This appears to be the most read post on this blog. . . I guess I should be updating it a little bit.

I’m a Ph.D. candidate in Digital Economics, studying how your decision are impacted by your relatives, i.e. social network effects.  This blog helps me draft my thoughts.

My advisor is Pr. Éric Brousseau, from Université Paris Ouest Nanterre, and he specialised on Neo-Instituional economics, i.e. the branch that focuses on why there are companies and how are they organized, transaction costs, law and economics; he specifically likes to explain how groups cluster into more formal, enforced organisations. Seeing a decade ago how internet will change all that, he has also been a leading scholar on Internet economics — the area that attracted me first.

I have been working for Orange Labs, the most research-oriented R&D departement at France Telecom. The company has been a great suport, and a source of great contacts, irreplaceble database, and amazing research — but all good things have an end, and I should be ‘one the job market’ by November.

To be honnest, I have to that say I’m a bit disappointed by how little comments are left on my blog: traffic is low, but the ratio is lower then usual. Many bloggers explain it is the best stat for success, so I have to take your silence as a stern warning. I’m not planning to be famous, but I guess the goal to make a serious blog, with occasional, longish posts and no photos is challenging, or foolish; should I be more appealing or admit that bloggin is not for me? Anyway, do not hesitate to comment; if you have another way to discuss my ideas then have me comment of other blogs, shoot.

One of my current question is: what comes next? I should be over with my dissertation soon (at leats I hope so) and I’ve been looking into business models for too long not too dream of starting projects of my own. All my friends will tell you: I’m relentless when it comes to explaining what you could do better, especially regarding IT. Presently, I would like to change the way many social services (should) earn money by challenging the idea that targetting ads are a good thing or the only option, and suggest pull-based ‘actions’, based on yours and your friends’ current activity stream. I don’t know if ISP, mobile operators, portal owners, SocNet sites would interested (some people at Orange are) or if I have to prove my insights by myself, but I’m not a coder, so I cannot make this happen by myself.

Finally, I have a dozen blog post currently drafted, that I dare not put in front of the public — not clear, not detailed enough, yet. If you believe I should post more, there is all the material that I need one-click away.

The photo of mini-croissants was taken by Yves Town.

8 Responses to About

  1. Piero Rivizzigno says:

    Great point about “caffé sospeso”. I’m thinking about all those guys that are selling their user generated content sites and are not leaving anything in “sospeso” for their users that actually created the value for their sites eventhough enjoyed some free storage and other amenities.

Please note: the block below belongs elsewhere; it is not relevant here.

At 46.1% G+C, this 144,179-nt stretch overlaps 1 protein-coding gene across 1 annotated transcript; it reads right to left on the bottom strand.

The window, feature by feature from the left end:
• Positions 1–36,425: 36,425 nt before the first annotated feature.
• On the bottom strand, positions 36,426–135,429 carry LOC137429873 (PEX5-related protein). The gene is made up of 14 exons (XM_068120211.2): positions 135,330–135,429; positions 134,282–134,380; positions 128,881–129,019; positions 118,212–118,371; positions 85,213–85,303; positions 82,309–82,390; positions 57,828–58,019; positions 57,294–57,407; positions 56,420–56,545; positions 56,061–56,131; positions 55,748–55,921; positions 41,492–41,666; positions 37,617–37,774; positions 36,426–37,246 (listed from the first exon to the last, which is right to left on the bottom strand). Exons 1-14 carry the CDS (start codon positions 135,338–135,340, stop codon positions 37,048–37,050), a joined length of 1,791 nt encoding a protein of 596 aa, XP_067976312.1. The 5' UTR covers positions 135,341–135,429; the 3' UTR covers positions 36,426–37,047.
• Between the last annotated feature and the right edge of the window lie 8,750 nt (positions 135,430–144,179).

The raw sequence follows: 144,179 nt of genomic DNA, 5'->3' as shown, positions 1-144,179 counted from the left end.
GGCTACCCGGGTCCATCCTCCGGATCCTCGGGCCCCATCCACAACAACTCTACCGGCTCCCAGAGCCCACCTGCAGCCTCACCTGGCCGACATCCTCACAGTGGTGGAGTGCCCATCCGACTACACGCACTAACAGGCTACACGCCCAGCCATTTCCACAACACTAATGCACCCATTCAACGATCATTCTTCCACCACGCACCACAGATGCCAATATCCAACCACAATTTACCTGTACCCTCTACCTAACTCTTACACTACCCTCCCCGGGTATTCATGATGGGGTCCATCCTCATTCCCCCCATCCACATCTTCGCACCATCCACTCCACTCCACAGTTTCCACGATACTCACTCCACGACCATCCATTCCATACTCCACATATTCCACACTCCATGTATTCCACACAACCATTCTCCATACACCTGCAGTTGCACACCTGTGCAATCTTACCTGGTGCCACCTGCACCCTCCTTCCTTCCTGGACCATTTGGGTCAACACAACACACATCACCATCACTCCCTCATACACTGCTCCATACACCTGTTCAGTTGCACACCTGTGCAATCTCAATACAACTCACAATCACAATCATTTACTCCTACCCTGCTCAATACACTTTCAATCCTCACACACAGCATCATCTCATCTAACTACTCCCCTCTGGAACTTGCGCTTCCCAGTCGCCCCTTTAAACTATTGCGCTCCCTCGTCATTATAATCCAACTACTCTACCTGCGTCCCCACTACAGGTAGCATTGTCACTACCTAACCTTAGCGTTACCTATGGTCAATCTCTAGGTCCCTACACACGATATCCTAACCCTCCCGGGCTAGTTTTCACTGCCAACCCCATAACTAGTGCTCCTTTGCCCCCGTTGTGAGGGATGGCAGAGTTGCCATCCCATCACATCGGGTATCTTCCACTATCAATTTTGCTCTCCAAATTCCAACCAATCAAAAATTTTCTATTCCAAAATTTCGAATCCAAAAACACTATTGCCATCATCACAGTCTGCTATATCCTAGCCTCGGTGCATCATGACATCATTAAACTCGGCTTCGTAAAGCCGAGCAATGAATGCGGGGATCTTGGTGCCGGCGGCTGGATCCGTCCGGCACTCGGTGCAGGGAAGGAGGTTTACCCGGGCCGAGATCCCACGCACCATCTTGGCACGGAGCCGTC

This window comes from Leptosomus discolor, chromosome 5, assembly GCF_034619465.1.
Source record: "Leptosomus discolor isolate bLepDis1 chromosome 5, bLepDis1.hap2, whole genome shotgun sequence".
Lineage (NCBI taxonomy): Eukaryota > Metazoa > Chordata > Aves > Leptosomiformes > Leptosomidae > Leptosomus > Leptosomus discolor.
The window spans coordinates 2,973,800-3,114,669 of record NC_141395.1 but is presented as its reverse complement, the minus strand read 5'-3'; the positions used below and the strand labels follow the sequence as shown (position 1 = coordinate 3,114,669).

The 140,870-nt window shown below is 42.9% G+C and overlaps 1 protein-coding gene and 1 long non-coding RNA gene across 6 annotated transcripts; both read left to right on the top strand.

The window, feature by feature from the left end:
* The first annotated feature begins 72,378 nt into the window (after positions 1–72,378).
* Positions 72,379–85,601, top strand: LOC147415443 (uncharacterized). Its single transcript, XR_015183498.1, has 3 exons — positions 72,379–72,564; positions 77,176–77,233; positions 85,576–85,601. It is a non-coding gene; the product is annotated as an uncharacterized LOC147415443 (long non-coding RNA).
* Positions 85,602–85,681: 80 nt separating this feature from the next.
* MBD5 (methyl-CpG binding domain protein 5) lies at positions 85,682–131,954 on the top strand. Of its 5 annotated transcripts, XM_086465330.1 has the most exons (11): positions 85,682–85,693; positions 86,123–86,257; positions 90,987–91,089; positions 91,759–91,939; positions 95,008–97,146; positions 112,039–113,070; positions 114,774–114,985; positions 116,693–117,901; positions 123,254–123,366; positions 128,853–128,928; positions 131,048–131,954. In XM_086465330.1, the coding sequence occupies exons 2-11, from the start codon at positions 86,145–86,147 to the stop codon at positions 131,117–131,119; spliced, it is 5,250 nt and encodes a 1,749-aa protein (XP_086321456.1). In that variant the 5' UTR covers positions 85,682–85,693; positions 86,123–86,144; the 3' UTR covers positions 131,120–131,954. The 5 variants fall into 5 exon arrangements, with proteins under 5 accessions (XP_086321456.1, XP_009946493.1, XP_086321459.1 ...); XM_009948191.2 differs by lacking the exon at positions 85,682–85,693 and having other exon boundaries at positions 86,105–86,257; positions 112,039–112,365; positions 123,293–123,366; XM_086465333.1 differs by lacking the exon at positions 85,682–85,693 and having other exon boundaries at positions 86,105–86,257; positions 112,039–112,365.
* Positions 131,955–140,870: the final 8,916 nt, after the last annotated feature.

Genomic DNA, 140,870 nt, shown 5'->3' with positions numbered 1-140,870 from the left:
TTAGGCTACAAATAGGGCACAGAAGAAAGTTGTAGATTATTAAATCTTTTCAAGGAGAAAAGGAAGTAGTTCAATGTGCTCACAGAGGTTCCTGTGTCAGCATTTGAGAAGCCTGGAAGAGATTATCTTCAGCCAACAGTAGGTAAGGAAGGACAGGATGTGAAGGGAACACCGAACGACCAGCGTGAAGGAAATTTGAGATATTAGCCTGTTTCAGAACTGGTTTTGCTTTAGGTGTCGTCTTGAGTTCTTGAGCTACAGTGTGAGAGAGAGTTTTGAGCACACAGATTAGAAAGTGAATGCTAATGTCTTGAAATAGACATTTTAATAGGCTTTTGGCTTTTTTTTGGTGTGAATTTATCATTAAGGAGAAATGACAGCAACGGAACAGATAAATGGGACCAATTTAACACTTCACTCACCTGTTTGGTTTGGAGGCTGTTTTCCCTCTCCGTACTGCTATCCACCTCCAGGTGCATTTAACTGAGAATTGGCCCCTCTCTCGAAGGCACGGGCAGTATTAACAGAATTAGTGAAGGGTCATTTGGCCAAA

2. TJIC says:

    Good post on network externalities; saw it linked to over at Tim O’s blog.

    I’d like to hear a LOT more on your idea about monetizing social networks – I agree that ads stink.

    I launched my second business (HeavyInk.com) based on the thought that social networks provide the network effect, but direct sales provide a revenue model.

    If you’ve got some time to chat, please drop me a line at the email address I’ve supplied.

  3. Maddy says:

    Having a picture of croissants was a winner for me. Maybe one way of increasing traffic is by posting images. There is a huge percentage of people who are visual so respond better to visual stimuli such as photos, illustrations, color and different typography. Give it a try sometime.

    Also, have you tried spreading yourself out on the web? maybe find other ways to connect with people such as Twitter, Facebook, LinkedIn, Flickr, etc. Additionally, commenting and engaging with people on their blogs can drive traffic back to yours if it is something interesting and compelling.

    All the best!

  4. Bertil says:

    Thank you Maddy!
    I love type and clean design, but when I started, I felt like all my potential readers would be using RSS readers; now with too many Unread, twitter and Facebook link & Safari Reader, I see a lot more CSS — and I know my potential readers too. I like this theme; would you change it?

  5. Hi there,
    I just came about this blog after your interesting comments about fines in French Telecom on a techcrunch blog.
    As someone who is just graduating from b-school and wrote my thesis on MVNOs entry strategies in Italy, I find your thoughts and posts, really helpful so keep it up.
    (I just started blogging so i also anticipate to have a tiny audience, but hopefully that can change 🙂

    Do you have any thoughts on the future of MVNOs in France? Are there any disruptive ones or are they just existing at the mercy of their host MNOs?

  6. Bertil says:

    I replied to Jesper by e-mail — but if you want me to delve more into MVNOs and access-rights, I can. Still have a dozen posts on the subject in my draft folder.

  7. Jesper says:

    I would definitely like more posts about MVNOs and access rights.
    It is interesting how differently MNOs view MVNOs from country to country and Southern Europes is just generally underveloped compared to Scandinavia for example.

  8. Hi, I came across your blog, and I’m very interested in your writing and thinking, especially as it relates to my company, App.net, and what we’re trying to accomplish. Have you checked us out? Interested in your thoughts on the paid vs. free, and the building of a developer ecosystem, platform risk, etc. Thanks!

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